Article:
For Harper, a Brooklynite who had never been to a racetrack, the “got the horse right here” cross talk he heard in the shop was a revelation. He is an idea man who has expanded Boss Builders by cutting hair at retirement centers and setting up barber chairs trackside at Saratoga for those not wanting to venture too far from the action.
“We had all these guys in our chairs, and all we needed was someone to film and capture their passion,” Harper, 45, said.
When a documentary filmmaker said he would charge $1,200 an episode, Harper went down YouTube rabbit holes learning how to buy and use camera equipment. After spending $13,000, they were in business. Sort of.
They posted their early video interviews on Facebook, attracting just a handful of views. The absence of a critical audience, or really any audience, allowed Harper and Davis to get comfortable with their filmmaking technique.
“I look back at some of our early stuff, and the frame’s out of focus and the camera’s jiggling,” said Harper, the cameraman.
But in time, their interview style — TMZ ambush meets speed-dating questions — drew endearingly candid responses from the people Davis calls the “real racetrack royalty”: the men and women who walk, rub and care for thoroughbreds that are worth more than their handlers may ever earn in a lifetime.
In the media and the public mind, the success of iconic horses like the 1974 Kentucky Derby winner Cannonade and the 1982 Belmont Stakes champ Conquistador Cielo owes to the brilliance of the Hall of Fame trainer Woody Stephens. But in the Real Players videos, those victories turn more on the everyday care showered on them by Harold Hardy, a Jamaican groom known at New York tracks as Toumaine.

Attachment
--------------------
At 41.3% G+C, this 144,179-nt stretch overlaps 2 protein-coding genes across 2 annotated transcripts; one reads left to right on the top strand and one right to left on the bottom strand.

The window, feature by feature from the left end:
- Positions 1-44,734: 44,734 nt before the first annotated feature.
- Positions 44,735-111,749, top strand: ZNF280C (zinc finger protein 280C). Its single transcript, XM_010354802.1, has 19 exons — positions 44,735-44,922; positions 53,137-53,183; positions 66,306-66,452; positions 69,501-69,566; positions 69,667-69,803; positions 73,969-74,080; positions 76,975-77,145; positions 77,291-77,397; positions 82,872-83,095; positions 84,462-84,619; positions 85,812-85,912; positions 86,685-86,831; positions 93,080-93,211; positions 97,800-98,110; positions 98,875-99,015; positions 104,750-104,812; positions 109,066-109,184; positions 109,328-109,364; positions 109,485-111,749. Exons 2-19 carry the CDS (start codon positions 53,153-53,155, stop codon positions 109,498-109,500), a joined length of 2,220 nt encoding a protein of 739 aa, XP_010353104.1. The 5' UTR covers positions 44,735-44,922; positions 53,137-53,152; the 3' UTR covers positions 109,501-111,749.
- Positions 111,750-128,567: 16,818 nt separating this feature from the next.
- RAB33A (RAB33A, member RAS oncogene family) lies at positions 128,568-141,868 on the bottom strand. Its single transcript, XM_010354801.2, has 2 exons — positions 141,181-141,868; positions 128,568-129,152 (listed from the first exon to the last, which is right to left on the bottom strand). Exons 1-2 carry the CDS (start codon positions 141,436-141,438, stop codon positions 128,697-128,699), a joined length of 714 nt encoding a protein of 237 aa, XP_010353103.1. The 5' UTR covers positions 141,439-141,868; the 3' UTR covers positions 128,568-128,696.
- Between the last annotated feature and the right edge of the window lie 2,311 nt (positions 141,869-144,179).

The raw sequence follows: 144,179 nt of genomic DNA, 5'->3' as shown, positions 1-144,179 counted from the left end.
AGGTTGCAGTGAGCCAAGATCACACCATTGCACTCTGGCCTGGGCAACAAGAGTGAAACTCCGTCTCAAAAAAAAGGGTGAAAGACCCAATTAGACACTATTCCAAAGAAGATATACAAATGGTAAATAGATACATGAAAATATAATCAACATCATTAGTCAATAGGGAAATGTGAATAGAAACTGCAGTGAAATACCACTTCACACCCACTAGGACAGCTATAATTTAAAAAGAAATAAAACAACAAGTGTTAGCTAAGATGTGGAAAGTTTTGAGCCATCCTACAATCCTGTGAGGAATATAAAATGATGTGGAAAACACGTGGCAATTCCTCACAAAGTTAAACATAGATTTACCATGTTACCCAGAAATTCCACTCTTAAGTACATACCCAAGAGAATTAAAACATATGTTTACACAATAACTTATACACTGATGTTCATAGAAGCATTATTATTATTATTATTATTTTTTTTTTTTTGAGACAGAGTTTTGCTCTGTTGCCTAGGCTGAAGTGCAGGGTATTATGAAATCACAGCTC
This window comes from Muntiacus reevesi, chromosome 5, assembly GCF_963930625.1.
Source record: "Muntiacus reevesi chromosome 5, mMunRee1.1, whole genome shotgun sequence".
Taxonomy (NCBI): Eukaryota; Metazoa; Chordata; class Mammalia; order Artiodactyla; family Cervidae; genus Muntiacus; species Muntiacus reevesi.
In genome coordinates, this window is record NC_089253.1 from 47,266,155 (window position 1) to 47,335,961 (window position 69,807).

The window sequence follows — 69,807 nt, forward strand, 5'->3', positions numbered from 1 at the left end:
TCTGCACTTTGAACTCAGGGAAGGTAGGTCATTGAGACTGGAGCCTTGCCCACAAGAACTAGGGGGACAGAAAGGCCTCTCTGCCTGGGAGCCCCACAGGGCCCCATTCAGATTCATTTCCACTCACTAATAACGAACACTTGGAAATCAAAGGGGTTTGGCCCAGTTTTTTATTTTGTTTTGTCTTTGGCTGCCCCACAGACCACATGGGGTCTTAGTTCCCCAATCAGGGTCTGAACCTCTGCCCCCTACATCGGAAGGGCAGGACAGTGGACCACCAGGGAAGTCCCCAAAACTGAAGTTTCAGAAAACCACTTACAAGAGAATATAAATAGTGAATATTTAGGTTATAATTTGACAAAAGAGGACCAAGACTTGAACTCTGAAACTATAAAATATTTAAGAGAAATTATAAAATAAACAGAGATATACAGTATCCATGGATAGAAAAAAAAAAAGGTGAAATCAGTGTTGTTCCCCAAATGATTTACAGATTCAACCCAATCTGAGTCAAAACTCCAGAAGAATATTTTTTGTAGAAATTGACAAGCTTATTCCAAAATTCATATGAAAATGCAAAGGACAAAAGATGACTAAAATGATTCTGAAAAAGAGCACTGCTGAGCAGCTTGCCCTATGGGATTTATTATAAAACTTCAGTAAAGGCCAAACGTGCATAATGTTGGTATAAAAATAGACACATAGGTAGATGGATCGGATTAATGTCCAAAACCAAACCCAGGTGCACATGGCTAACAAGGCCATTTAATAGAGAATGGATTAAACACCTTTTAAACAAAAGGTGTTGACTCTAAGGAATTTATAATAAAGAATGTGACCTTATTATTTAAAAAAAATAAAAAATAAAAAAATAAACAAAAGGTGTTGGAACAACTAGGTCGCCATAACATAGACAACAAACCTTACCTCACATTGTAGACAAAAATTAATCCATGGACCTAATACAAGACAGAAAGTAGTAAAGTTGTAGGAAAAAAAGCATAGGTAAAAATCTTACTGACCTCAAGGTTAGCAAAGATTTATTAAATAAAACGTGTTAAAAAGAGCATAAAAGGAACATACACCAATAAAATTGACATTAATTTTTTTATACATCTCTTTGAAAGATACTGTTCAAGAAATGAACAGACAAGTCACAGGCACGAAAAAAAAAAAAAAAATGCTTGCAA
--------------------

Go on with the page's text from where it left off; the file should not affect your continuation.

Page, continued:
In a lilting patois, Toumaine name-checks turf titans — both equine and human — he has either rubbed or rubbed shoulders with. The champion stallion Danzig was all class, he says, as was Marylou Whitney, who spent her time and family fortune making the Spa City the summer place to be for horse people.
“All I have in life is racing,” Toumaine said.
Leroy Ross, behind clouds of cigar smoke, told the Real Players how run-ins with the police in his native South Carolina — “I was on the street, stealing” — redirected him to a productive life on the backside. Known today as Big Ross, he got a job with Stephens in the 1960s and celebrated the Kentucky Derby victories of Strike the Gold and Go for Gin in the 1990s.
Yes, Big Ross conceded, horse life can be a grind.
“All you got to do is keep thinking, you got to eat,’’ he said. “And if you don’t get up and do it, somebody else will.”
Edmund Pringle has been on the racetrack for more than a half-century, too, rising through the ranks from hot-walker, groom, barn foreman and assistant trainer. For 22 years he’s been on his own as a trainer, winning a modest 42 races for purse earnings of more than $2 million.
He cannot imagine another or a better life.
“What’s your favorite moment?” Harper asked.